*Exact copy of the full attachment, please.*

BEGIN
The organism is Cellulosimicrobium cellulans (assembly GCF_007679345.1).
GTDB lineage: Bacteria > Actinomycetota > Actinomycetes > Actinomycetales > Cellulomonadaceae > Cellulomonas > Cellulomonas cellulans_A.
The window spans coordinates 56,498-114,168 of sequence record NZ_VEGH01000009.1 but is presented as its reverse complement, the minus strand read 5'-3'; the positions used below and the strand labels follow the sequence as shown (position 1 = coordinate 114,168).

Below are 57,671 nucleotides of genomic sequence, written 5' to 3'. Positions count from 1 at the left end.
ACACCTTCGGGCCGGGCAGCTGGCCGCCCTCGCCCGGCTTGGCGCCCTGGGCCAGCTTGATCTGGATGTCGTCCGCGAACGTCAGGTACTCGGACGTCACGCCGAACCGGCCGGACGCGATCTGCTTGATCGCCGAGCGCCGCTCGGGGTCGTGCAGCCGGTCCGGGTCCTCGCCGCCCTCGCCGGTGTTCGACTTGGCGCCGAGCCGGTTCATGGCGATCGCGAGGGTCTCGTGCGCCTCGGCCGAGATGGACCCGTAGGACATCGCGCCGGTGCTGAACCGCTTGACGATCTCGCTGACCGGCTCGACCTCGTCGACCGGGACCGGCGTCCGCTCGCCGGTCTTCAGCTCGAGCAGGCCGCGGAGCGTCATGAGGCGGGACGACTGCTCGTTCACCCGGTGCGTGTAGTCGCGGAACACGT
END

The organism is Cellulosimicrobium cellulans (assembly GCF_007679345.1).
GTDB lineage: Bacteria > Actinomycetota > Actinomycetes > Actinomycetales > Cellulomonadaceae > Cellulomonas > Cellulomonas cellulans_A.
The window spans coordinates 56,498-114,168 of sequence record NZ_VEGH01000009.1 but is presented as its reverse complement, the minus strand read 5'-3'; the positions used below and the strand labels follow the sequence as shown (position 1 = coordinate 114,168).

Below are 57,671 nucleotides of genomic sequence, written 5' to 3'. Positions count from 1 at the left end.
ACACCTTCGGGCCGGGCAGCTGGCCGCCCTCGCCCGGCTTGGCGCCCTGGGCCAGCTTGATCTGGATGTCGTCCGCGAACGTCAGGTACTCGGACGTCACGCCGAACCGGCCGGACGCGATCTGCTTGATCGCCGAGCGCCGCTCGGGGTCGTGCAGCCGGTCCGGGTCCTCGCCGCCCTCGCCGGTGTTCGACTTGGCGCCGAGCCGGTTCATGGCGATCGCGAGGGTCTCGTGCGCCTCGGCCGAGATGGACCCGTAGGACATCGCGCCGGTGCTGAACCGCTTGACGATCTCGCTGACCGGCTCGACCTCGTCGACCGGGACCGGCGTCCGCTCGCCGGTCTTCAGCTCGAGCAGGCCGCGGAGCGTCATGAGGCGGGACGACTGCTCGTTCACCCGGTGCGTGTAGTCGCGGAACACGT